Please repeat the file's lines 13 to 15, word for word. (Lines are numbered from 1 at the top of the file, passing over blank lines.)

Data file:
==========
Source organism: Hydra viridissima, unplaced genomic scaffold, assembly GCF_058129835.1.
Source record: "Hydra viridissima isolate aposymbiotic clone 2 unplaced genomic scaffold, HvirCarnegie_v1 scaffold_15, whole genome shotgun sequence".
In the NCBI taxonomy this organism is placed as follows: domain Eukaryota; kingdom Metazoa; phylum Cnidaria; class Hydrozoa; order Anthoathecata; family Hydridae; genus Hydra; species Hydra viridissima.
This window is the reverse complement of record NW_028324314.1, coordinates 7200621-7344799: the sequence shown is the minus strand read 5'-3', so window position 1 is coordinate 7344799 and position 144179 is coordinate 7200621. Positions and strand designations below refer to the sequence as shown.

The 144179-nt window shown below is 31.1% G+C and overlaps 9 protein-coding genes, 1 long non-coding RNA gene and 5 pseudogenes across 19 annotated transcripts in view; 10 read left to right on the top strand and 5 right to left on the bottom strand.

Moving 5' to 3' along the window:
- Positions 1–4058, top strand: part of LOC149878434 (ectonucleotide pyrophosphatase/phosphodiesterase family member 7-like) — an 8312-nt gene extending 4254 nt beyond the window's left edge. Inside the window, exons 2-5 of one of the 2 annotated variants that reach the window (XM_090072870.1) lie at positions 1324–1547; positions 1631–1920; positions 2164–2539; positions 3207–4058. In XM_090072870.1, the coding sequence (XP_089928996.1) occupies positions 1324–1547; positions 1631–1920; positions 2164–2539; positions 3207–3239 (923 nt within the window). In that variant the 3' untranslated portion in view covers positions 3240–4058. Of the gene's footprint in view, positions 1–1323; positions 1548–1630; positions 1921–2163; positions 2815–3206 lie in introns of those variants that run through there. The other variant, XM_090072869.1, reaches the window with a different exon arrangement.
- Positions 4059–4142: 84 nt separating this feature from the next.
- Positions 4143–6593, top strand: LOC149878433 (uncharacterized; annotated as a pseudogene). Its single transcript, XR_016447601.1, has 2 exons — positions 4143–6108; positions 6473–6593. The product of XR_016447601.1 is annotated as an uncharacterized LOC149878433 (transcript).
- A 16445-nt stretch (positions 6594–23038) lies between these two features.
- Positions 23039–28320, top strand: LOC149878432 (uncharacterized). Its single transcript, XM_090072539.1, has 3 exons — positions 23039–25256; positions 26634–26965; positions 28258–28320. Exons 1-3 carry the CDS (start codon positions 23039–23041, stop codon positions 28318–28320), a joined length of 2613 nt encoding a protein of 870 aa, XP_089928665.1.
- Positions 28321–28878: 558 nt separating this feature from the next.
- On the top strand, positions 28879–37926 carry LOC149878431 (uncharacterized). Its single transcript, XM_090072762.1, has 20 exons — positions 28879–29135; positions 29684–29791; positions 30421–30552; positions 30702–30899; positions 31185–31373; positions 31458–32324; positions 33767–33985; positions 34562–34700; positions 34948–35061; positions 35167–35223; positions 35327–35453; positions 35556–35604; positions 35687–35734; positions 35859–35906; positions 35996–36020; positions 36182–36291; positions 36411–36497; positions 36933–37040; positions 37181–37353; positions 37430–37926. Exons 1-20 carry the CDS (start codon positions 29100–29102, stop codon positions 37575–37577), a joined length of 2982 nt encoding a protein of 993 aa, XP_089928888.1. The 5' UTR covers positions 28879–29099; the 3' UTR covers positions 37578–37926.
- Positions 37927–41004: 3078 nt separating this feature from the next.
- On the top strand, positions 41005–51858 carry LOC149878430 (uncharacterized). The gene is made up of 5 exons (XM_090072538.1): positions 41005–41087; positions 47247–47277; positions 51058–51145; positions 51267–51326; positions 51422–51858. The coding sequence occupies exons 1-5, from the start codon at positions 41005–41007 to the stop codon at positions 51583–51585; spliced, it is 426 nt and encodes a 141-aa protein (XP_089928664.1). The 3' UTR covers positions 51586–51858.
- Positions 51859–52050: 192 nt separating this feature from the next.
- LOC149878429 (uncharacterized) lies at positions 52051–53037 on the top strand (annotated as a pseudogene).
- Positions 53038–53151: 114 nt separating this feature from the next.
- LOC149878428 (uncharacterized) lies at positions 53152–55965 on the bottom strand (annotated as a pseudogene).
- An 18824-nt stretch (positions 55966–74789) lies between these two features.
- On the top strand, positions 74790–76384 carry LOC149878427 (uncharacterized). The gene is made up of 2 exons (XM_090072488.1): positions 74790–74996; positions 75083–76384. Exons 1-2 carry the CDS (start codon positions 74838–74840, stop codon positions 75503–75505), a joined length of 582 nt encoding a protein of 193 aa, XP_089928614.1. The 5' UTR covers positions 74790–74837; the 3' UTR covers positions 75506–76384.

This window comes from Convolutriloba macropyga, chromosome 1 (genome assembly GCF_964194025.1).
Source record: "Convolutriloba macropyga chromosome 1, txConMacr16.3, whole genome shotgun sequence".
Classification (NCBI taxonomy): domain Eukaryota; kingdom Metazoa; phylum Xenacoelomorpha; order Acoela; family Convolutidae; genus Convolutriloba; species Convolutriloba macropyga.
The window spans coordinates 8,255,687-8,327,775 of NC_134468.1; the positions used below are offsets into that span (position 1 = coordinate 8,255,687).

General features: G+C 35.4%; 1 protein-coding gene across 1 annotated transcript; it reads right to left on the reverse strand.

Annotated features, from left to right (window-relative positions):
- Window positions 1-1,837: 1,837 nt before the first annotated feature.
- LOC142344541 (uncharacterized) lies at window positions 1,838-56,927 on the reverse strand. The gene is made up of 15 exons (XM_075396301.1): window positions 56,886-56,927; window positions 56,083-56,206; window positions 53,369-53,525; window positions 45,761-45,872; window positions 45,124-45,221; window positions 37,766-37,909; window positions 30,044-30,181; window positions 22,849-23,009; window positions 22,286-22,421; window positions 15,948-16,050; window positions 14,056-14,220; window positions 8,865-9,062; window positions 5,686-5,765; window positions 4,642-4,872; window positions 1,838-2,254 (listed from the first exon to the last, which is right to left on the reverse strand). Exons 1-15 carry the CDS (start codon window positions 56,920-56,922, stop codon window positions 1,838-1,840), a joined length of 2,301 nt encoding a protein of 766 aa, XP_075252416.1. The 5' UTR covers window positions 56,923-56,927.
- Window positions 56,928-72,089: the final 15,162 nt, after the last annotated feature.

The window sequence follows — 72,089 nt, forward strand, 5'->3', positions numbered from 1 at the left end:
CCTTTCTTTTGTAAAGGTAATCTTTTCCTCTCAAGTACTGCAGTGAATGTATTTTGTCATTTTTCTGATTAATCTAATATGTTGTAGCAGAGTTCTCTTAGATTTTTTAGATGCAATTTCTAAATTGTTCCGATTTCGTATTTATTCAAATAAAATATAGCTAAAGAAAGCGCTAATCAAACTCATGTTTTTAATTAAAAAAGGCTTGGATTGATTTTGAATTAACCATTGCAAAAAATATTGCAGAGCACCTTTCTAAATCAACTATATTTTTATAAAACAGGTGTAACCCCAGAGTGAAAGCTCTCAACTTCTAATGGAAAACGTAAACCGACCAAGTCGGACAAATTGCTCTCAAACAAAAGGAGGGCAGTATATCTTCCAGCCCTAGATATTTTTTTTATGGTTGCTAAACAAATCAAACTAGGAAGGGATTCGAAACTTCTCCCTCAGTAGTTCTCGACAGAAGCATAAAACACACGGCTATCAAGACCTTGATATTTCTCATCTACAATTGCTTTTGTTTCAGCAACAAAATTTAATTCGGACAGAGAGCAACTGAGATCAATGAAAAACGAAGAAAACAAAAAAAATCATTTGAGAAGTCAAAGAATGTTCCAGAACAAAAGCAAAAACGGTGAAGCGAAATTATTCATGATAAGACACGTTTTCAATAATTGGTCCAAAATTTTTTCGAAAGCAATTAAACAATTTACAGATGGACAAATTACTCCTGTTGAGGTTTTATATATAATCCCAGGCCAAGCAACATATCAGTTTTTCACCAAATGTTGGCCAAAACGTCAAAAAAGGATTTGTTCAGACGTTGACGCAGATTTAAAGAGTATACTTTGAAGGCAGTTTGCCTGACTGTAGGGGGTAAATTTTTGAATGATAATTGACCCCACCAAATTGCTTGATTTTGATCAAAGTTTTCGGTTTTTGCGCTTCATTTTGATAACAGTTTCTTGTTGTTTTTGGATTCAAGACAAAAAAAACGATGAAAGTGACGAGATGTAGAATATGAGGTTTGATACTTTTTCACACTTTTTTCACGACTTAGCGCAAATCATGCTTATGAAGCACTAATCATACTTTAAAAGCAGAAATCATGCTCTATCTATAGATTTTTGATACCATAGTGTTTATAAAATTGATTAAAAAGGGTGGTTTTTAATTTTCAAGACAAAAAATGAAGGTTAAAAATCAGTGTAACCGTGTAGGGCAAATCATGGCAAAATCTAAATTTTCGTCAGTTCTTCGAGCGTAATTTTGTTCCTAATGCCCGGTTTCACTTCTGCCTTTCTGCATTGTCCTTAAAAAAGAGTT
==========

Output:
- On the top strand, positions 28879–37926 carry LOC149878431 (uncharacterized). Its single transcript, XM_090072762.1, has 20 exons — positions 28879–29135; positions 29684–29791; positions 30421–30552; positions 30702–30899; positions 31185–31373; positions 31458–32324; positions 33767–33985; positions 34562–34700; positions 34948–35061; positions 35167–35223; positions 35327–35453; positions 35556–35604; positions 35687–35734; positions 35859–35906; positions 35996–36020; positions 36182–36291; positions 36411–36497; positions 36933–37040; positions 37181–37353; positions 37430–37926. Exons 1-20 carry the CDS (start codon positions 29100–29102, stop codon positions 37575–37577), a joined length of 2982 nt encoding a protein of 993 aa, XP_089928888.1. The 5' UTR covers positions 28879–29099; the 3' UTR covers positions 37578–37926.
- Positions 37927–41004: 3078 nt separating this feature from the next.
- On the top strand, positions 41005–51858 carry LOC149878430 (uncharacterized). The gene is made up of 5 exons (XM_090072538.1): positions 41005–41087; positions 47247–47277; positions 51058–51145; positions 51267–51326; positions 51422–51858. The coding sequence occupies exons 1-5, from the start codon at positions 41005–41007 to the stop codon at positions 51583–51585; spliced, it is 426 nt and encodes a 141-aa protein (XP_089928664.1). The 3' UTR covers positions 51586–51858.